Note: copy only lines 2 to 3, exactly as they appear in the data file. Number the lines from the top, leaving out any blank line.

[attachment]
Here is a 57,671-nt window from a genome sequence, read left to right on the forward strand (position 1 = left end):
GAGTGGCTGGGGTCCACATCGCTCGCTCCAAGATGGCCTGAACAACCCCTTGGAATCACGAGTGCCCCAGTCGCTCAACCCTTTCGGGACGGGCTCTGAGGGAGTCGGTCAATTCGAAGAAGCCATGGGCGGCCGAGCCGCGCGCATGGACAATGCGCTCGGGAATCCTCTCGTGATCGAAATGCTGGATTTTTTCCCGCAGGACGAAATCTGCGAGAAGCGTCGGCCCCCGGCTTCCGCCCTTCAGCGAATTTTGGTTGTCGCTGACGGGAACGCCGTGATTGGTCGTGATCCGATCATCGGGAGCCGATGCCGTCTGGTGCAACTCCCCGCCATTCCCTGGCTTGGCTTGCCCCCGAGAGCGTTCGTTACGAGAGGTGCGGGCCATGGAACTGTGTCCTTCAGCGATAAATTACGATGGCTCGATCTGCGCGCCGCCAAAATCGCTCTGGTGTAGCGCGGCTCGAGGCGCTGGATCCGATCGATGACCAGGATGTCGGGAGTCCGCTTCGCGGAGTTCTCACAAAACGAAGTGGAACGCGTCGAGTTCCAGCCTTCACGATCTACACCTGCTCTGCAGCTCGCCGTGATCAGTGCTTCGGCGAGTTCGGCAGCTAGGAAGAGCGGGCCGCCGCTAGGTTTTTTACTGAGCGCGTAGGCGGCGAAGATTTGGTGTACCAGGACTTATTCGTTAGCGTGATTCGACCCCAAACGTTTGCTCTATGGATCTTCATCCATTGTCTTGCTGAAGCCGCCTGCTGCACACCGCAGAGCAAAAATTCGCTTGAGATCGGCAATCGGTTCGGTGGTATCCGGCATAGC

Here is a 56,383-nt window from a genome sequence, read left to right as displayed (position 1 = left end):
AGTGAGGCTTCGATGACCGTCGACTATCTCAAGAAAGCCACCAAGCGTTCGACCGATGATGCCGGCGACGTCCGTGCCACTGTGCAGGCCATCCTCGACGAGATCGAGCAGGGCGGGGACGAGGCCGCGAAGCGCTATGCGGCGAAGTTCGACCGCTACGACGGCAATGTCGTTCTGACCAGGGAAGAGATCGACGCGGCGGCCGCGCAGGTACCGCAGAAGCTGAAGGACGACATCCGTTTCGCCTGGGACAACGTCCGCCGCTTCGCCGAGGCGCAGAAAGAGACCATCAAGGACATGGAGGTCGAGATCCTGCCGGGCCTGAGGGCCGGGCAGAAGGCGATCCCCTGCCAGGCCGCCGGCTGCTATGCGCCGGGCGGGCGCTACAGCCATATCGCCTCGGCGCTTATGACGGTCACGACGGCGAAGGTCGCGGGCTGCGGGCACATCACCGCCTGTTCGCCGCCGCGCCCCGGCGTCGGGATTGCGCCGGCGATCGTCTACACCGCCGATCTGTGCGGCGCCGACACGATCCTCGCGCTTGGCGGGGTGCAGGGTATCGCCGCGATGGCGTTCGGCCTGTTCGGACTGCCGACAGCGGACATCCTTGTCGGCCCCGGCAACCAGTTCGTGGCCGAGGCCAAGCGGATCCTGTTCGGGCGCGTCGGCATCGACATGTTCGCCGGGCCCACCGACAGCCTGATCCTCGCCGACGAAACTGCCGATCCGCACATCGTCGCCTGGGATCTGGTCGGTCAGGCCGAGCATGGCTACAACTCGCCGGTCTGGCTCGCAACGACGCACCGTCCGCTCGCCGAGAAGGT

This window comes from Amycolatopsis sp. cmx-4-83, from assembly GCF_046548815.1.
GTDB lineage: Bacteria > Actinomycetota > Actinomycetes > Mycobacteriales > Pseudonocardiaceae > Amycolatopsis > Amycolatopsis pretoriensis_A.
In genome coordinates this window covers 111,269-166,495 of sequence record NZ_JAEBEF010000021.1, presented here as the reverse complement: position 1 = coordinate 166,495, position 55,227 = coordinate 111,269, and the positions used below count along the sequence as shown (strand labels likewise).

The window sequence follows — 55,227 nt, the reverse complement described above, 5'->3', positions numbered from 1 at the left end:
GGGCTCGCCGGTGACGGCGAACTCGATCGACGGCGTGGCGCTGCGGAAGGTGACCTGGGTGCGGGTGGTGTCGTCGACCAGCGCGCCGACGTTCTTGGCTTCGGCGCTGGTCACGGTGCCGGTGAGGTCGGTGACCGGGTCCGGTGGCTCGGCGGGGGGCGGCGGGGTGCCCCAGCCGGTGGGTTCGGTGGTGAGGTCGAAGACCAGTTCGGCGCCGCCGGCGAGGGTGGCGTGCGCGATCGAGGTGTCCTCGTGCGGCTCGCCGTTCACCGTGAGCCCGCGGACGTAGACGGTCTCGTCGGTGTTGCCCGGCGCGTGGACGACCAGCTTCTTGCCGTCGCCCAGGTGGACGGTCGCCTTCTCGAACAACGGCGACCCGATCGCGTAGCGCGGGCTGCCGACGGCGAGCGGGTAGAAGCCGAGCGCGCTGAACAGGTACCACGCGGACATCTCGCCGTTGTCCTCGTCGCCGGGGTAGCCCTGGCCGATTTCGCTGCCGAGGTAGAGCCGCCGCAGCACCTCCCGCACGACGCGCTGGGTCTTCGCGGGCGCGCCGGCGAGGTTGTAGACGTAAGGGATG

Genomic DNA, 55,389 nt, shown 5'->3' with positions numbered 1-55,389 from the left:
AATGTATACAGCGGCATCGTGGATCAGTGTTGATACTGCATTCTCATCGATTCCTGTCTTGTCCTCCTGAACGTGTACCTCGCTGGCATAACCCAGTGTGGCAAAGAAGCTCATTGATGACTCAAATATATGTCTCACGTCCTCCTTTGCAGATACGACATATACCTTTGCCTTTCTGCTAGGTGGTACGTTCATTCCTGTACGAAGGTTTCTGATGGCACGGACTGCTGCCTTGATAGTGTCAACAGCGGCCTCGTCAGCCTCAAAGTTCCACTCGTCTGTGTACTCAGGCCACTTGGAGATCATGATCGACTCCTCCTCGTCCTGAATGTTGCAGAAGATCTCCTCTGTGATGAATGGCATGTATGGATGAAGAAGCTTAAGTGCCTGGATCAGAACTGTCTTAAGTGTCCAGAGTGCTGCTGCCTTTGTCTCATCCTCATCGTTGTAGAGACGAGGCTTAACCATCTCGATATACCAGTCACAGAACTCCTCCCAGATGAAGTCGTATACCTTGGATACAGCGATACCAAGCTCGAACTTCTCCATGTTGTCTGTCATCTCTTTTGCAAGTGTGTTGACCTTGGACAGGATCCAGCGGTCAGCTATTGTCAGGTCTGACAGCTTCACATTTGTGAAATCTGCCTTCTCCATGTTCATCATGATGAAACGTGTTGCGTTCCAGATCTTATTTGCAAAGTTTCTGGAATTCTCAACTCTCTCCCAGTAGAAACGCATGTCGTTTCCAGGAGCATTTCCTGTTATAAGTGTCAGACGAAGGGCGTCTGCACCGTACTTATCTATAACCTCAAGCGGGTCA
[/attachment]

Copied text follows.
GAGTGGCTGGGGTCCACATCGCTCGCTCCAAGATGGCCTGAACAACCCCTTGGAATCACGAGTGCCCCAGTCGCTCAACCCTTTCGGGACGGGCTCTGAGGGAGTCGGTCAATTCGAAGAAGCCATGGGCGGCCGAGCCGCGCGCATGGACAATGCGCTCGGGAATCCTCTCGTGATCGAAATGCTGGATTTTTTCCCGCAGGACGAAATCTGCGAGAAGCGTCGGCCCCCGGCTTCCGCCCTTCAGCGAATTTTGGTTGTCGCTGACGGGAACGCCGTGATTGGTCGTGATCCGATCATCGGGAGCCGATGCCGTCTGGTGCAACTCCCCGCCATTCCCTGGCTTGGCTTGCCCCCGAGAGCGTTCGTTACGAGAGGTGCGGGCCATGGAACTGTGTCCTTCAGCGATAAATTACGATGGCTCGATCTGCGCGCCGCCAAAATCGCTCTGGTGTAGCGCGGCTCGAGGCGCTGGATCCGATCGATGACCAGGATGTCGGGAGTCCGCTTCGCGGAGTTCTCACAAAACGAAGTGGAACGCGTCGAGTTCCAGCCTTCACGATCTACACCTGCTCTGCAGCTCGCCGTGATCAGTGCTTCGGCGAGTTCGGCAGCTAGGAAGAGCGGGCCGCCGCTAGGTTTTTTACTGAGCGCGTAGGCGGCGAAGATTTGGTGTACCAGGACTTATTCGTTAGCGTGATTCGACCCCAAACGTTTGCTCTATGGATCTTCATCCATTGTCTTGCTGAAGCCGCCTGCTGCACACCGCAGAGCAAAAATTCGCTTGAGATCGGCAATCGGTTCGGTGGTATCCGGCATAGC

Here is a 56,383-nt window from a genome sequence, read left to right as displayed (position 1 = left end):